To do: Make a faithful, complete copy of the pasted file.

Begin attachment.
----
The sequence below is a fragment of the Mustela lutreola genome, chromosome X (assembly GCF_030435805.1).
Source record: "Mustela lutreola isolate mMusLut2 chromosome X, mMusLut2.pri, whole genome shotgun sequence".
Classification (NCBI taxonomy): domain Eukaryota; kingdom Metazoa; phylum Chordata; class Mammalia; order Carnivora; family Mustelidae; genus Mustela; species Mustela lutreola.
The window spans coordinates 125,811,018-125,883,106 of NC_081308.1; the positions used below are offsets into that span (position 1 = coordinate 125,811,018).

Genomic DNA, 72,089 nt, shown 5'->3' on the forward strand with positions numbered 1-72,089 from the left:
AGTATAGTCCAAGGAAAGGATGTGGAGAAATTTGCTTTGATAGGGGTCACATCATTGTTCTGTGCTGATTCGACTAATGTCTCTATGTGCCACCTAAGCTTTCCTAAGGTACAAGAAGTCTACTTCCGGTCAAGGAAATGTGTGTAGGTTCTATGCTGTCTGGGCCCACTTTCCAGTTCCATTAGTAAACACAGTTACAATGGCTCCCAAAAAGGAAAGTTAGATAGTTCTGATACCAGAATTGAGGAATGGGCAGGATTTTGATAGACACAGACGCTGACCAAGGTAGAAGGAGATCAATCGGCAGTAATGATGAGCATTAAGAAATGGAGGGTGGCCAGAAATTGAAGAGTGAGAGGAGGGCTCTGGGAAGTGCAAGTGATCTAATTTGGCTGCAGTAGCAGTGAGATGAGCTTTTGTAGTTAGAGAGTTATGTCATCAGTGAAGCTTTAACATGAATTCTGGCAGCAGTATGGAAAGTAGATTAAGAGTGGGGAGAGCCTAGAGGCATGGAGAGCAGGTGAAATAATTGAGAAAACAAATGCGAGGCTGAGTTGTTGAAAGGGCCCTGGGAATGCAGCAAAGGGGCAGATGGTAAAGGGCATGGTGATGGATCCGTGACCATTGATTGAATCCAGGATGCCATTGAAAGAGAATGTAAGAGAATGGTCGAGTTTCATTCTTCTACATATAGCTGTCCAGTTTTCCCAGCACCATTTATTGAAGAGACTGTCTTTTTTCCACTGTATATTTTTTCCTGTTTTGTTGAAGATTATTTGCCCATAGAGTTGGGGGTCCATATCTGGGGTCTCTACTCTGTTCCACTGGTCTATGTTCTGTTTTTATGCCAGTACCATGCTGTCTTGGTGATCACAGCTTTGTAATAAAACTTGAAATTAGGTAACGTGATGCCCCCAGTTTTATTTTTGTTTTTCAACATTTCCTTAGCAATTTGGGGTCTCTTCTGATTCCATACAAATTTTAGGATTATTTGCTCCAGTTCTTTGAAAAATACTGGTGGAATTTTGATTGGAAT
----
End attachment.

The sequence below is a fragment of the Mustela lutreola genome, chromosome X (assembly GCF_030435805.1).
Source record: "Mustela lutreola isolate mMusLut2 chromosome X, mMusLut2.pri, whole genome shotgun sequence".
Classification (NCBI taxonomy): domain Eukaryota; kingdom Metazoa; phylum Chordata; class Mammalia; order Carnivora; family Mustelidae; genus Mustela; species Mustela lutreola.
The window spans coordinates 125,811,018-125,883,106 of NC_081308.1; the positions used below are offsets into that span (position 1 = coordinate 125,811,018).

Genomic DNA, 72,089 nt, shown 5'->3' on the forward strand with positions numbered 1-72,089 from the left:
AGTATAGTCCAAGGAAAGGATGTGGAGAAATTTGCTTTGATAGGGGTCACATCATTGTTCTGTGCTGATTCGACTAATGTCTCTATGTGCCACCTAAGCTTTCCTAAGGTACAAGAAGTCTACTTCCGGTCAAGGAAATGTGTGTAGGTTCTATGCTGTCTGGGCCCACTTTCCAGTTCCATTAGTAAACACAGTTACAATGGCTCCCAAAAAGGAAAGTTAGATAGTTCTGATACCAGAATTGAGGAATGGGCAGGATTTTGATAGACACAGACGCTGACCAAGGTAGAAGGAGATCAATCGGCAGTAATGATGAGCATTAAGAAATGGAGGGTGGCCAGAAATTGAAGAGTGAGAGGAGGGCTCTGGGAAGTGCAAGTGATCTAATTTGGCTGCAGTAGCAGTGAGATGAGCTTTTGTAGTTAGAGAGTTATGTCATCAGTGAAGCTTTAACATGAATTCTGGCAGCAGTATGGAAAGTAGATTAAGAGTGGGGAGAGCCTAGAGGCATGGAGAGCAGGTGAAATAATTGAGAAAACAAATGCGAGGCTGAGTTGTTGAAAGGGCCCTGGGAATGCAGCAAAGGGGCAGATGGTAAAGGGCATGGTGATGGATCCGTGACCATTGATTGAATCCAGGATGCCATTGAAAGAGAATGTAAGAGAATGGTCGAGTTTCATTCTTCTACATATAGCTGTCCAGTTTTCCCAGCACCATTTATTGAAGAGACTGTCTTTTTTCCACTGTATATTTTTTCCTGTTTTGTTGAAGATTATTTGCCCATAGAGTTGGGGGTCCATATCTGGGGTCTCTACTCTGTTCCACTGGTCTATGTTCTGTTTTTATGCCAGTACCATGCTGTCTTGGTGATCACAGCTTTGTAATAAAACTTGAAATTAGGTAACGTGATGCCCCCAGTTTTATTTTTGTTTTTCAACATTTCCTTAGCAATTTGGGGTCTCTTCTGATTCCATACAAATTTTAGGATTATTTGCTCCAGTTCTTTGAAAAATACTGGTGGAATTTTGATTGGAAT